Art, Design and a Dinosaur

Dinosaur Designer, Stephen Ormandy, revealed his true origins as an artist when Nicky Lobo asked whom it was that inspires him

31 Mar 2014

Above: One of Stephen’s paintings hangs at the entry.

After almost 25 years of creating, the trio behind Dinosaur Designs hardly needs an introduction. Their name has become synonymous with contemporary Australian design, and the prolific collection of jewellery and homewares produced since their first experiments with resin in 1986 are testament to their relevance and longevity.

Stephen Ormandy is the intriguing male counterpart to the glamorous duo of Louise Olsen (his partner, with whom he has a child) and Liane Rossler. But he brings a particular element to the group dynamic that is expressed in his individual creative endeavours.

Art has recently returned to the forefront of Stephen’s creative psyche. After graduating from art school and due to the growing popularity of Dinosaur Designs, “there was a period of about eight years of not painting,” he remembers.

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Left: Form and colour are celebrated in every corner.
Right: A diverse collection of tribal, modern and classic design and art find harmony in Stephen and Louise’s home.

Then, about five years ago while drawing with his daughter, Camille (now 10), he “suddenly realised something was missing”. This simple and intuitive act became the ‘seed’ of this return to painting. These crudely cut paper squares he coloured that day hang on the wall of his studio today as mementos of this turning point.

Perhaps this realisation was also inspired by two of Stephen’s favourite artists. Introduced to the work of British artist, Victor Pasmore, there was an instant attraction – “I saw his work in an art catalogue for an auction, and the minute I saw these images, I thought – ‘Wow, look at that. Who’s that? What’s going on?’ So I went straight down there to the auction and I just had to have them.”

The series of five paintings he purchased that very day is hung on the wall across from the dining table, where he and his father-in-law, painter John Olsen, “sit and talk about them for hours,” says Stephen.

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Left: A wall of Stephen’s work, including the drawings that mark his return to painting.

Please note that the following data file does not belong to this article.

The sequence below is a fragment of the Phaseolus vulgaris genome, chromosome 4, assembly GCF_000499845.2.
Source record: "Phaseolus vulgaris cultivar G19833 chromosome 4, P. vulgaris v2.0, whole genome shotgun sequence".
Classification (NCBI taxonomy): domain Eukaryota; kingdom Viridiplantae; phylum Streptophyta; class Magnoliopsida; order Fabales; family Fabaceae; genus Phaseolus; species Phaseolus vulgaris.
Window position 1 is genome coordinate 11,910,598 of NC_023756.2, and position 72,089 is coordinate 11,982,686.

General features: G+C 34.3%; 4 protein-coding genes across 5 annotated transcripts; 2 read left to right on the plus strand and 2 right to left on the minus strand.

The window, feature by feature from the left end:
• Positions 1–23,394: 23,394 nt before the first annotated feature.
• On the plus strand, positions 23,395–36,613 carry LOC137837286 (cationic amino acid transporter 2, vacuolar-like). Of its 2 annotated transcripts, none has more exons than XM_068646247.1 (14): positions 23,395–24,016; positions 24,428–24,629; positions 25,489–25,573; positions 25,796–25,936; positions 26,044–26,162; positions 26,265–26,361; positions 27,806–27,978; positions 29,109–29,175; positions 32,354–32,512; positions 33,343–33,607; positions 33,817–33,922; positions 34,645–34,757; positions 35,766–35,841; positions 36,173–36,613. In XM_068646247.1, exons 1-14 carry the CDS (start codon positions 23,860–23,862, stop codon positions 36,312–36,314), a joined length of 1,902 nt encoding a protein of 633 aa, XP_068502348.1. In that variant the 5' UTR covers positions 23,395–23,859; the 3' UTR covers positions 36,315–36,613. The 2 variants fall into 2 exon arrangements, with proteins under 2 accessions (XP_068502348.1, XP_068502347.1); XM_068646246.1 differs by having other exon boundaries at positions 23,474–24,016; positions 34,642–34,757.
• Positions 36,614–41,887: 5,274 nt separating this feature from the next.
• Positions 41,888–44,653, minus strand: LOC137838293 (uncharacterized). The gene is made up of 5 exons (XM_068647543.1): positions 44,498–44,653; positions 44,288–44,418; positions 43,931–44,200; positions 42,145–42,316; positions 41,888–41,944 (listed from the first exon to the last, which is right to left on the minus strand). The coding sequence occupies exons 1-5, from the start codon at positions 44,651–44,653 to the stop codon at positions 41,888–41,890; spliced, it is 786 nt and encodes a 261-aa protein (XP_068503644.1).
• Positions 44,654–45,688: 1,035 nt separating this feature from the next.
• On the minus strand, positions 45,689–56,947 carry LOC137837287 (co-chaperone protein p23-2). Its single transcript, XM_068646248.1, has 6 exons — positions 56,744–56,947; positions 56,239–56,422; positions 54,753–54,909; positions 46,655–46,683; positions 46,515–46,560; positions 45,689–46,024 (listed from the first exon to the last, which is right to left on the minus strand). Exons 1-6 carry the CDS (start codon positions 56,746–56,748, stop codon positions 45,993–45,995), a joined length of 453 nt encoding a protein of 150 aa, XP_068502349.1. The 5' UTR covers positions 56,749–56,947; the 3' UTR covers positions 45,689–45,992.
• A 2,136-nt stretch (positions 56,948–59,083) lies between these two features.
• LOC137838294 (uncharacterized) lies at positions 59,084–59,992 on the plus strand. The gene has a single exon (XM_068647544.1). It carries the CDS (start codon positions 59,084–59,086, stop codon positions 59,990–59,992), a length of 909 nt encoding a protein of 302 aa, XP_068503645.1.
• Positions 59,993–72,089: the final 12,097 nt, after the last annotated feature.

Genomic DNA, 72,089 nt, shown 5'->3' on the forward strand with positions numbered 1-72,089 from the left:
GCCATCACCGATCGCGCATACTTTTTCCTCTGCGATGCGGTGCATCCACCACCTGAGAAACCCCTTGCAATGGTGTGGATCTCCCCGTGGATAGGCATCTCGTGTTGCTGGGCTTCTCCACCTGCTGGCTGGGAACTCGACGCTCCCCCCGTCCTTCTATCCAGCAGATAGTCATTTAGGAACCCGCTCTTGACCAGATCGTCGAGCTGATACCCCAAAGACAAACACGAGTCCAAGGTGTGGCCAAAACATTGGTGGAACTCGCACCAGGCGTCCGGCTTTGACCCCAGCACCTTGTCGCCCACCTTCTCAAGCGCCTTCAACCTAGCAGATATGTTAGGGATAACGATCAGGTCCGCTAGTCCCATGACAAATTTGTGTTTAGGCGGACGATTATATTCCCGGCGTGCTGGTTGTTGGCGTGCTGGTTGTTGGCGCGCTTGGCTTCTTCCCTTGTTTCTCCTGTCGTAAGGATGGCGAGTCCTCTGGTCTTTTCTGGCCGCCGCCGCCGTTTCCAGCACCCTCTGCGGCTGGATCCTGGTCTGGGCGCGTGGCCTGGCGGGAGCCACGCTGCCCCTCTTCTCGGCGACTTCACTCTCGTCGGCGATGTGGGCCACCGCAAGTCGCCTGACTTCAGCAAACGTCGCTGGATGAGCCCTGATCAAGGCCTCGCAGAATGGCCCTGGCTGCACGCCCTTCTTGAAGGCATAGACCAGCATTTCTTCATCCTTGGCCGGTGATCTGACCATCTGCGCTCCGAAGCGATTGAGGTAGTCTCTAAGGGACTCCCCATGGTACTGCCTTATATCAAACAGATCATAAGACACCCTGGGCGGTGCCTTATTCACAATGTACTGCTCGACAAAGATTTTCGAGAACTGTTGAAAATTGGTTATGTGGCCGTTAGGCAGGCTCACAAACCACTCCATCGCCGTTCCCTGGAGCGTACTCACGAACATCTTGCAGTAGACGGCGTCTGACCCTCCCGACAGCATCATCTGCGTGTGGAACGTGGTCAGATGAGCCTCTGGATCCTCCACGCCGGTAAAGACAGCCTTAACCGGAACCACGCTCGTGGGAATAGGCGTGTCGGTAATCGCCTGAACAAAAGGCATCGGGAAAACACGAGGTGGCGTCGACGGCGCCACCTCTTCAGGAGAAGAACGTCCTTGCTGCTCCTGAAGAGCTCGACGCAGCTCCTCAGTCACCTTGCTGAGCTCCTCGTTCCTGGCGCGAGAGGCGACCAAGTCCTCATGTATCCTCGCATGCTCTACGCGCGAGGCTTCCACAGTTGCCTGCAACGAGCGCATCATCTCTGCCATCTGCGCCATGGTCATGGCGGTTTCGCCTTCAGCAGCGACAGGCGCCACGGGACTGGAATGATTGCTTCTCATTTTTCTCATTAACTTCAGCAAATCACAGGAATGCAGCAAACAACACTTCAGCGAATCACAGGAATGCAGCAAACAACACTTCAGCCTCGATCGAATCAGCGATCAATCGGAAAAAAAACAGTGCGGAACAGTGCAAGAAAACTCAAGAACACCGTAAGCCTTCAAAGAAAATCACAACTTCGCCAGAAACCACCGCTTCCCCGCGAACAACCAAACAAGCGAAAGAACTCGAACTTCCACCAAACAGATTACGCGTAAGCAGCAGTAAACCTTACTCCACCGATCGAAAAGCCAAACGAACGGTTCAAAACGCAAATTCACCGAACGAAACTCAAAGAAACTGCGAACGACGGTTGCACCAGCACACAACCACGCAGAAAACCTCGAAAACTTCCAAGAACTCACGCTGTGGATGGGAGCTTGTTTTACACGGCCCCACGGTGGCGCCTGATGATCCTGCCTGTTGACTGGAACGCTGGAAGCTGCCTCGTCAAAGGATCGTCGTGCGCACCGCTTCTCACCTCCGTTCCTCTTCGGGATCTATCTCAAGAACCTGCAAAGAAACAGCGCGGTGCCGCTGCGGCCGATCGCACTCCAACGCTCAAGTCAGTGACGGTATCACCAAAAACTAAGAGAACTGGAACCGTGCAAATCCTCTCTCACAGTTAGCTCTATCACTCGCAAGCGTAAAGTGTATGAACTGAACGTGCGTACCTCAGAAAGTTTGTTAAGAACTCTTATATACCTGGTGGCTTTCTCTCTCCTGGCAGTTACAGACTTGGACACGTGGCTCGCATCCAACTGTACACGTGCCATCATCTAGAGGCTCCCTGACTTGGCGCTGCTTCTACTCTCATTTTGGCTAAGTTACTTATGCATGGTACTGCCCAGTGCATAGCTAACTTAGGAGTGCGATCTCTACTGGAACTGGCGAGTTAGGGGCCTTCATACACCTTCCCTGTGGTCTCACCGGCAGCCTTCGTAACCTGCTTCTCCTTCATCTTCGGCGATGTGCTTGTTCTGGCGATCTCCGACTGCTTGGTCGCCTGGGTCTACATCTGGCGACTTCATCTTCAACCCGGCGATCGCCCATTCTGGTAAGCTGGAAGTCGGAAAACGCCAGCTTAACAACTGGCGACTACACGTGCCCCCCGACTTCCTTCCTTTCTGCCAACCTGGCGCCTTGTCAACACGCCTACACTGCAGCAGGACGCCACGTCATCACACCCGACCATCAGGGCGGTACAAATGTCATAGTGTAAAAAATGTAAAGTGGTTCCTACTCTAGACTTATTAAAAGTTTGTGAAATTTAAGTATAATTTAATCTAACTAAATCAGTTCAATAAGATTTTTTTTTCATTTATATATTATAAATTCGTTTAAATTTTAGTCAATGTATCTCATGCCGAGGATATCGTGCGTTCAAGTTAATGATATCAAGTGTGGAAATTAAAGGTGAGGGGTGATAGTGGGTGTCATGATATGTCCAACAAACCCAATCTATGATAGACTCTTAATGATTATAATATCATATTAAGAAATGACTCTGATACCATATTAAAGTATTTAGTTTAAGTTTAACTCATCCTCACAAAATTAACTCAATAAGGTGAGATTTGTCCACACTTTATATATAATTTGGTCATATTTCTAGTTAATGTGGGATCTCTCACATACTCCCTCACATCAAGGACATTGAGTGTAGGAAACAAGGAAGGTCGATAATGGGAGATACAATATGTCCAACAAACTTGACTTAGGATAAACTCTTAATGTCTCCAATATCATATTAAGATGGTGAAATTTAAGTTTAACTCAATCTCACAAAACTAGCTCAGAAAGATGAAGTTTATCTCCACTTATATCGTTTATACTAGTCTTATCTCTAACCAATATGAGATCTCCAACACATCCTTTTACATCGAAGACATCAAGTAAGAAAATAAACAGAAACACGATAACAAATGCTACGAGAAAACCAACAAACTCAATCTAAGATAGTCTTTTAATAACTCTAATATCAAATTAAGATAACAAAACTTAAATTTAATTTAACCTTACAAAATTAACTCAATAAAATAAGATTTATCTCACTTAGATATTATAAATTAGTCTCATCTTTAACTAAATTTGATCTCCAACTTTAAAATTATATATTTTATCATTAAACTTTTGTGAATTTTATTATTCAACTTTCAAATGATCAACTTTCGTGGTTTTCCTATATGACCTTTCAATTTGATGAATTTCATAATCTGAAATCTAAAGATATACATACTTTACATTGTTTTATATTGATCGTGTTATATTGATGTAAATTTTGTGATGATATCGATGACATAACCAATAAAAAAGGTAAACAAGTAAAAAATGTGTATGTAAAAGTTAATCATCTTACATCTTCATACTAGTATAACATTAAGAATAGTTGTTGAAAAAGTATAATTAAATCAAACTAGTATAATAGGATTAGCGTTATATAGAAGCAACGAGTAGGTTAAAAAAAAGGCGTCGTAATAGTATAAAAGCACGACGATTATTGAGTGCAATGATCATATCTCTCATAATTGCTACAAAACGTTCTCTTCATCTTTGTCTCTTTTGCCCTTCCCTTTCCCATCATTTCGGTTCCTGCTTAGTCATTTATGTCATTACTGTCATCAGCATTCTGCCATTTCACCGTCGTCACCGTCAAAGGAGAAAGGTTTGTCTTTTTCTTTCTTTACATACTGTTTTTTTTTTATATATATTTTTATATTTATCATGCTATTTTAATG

Right: Stephen in his light-filled studio.

It is clear that Pasmore originally followed the Impressionist school, before experimenting with abstraction, which he pioneered in Britain (he also had an interest in architecture). Turning the pages of a long-sought-after Pasmore tome, Stephen explains the development in style: “Most people thought he was crazy to do this abstract stuff after his impressionism stuff. But it was so bold. I love that.”

Some might say that Stephen’s recent refocusing on his own art practice is just as bold, but it’s “all one expression” to him. The move is not exactly out of the blue – he is a trained artist deeply connected to the Olsen creative dynasty, which includes his partner, Louise, her brother, gallery owner Tim and their father, John.

For Stephen, the creative process for his art and his design is quite similar, the difference being that Dinosaur Designs is a planned team event whereas with his own painting, “spontaneity and the unconscious play a large role,” he says. Looking at the developing works, echoes of the Dinosaur aesthetic are clearly recognisable and he admits that his own art and Dinosaur Designs work “inform each other.”

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Left: Sculptures by Tapio Wirkkala in Stephen and Louise’s home.
Right: The dining table faces a series by Pasmore.

Finnish designer and artist, Tapio Wirkkala, is a similar character in terms of crossing creative boundaries – in fact Stephen sees him as “an older version of where I’m headed.” His works range from exclusive glass sculptures in galleries to industrial concepts with a significant commercial run, such as the Finlandia vodka bottle, iittala’s Ultima Thule glass range, and the Finnish currency, the markka banknote (in use until the changeover to the Euro in 2001). In all Wirkkala’s works, Stephen says, there is a particular aesthetic – “like that Aboriginal concept of songlines, the handing on of tradition, those threads that join the dots.”

Stephen enjoys the way that Wirkkala “took his sculptural sensibility to the everyday”, an approach that also characterises Dinosaur Designs. Stephen sees people as being like bowerbirds, that industrious and selective Australian native species that search for bits of blue to decorate their home. “We as a human culture have an interest in things aesthetically pleasing to us, in putting things together. Of course, a salad bowl has to hold salad, but if it can also look sculptural and beautiful, why not?”

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Left: ‘The Garden of Eden – Blue Symphony’, 1981, Victor Pasmore.
Middle: A work in progress by Stephen.
Right: Tools of the artist’s trade.

Stephen has a refreshing take on Australia’s design culture. “I think it’s pretty dynamic here. We’re lucky that modern Australia doesn’t have a massive cultural cloud looming over the top of us. It’s liberating – there’s a certain freedom. Imagine the pressure of being an object designer in, say, Scandinavia.”

This optimism permeates all that Stephen does and he has an organic approach to creativity and life. He searches out inspiration relentlessly, this eternal hunt a joyful sacrament of the soul – “There are all sorts of new discoveries ahead, whole new worlds. That never stops.”

His simplified abstracted aesthetic is one thing. But it is his ethos, an unashamed enthusiasm for design and for life, that are the songlines of this particular bowerbird.

Photography: Chris Chen
chrischen.com.au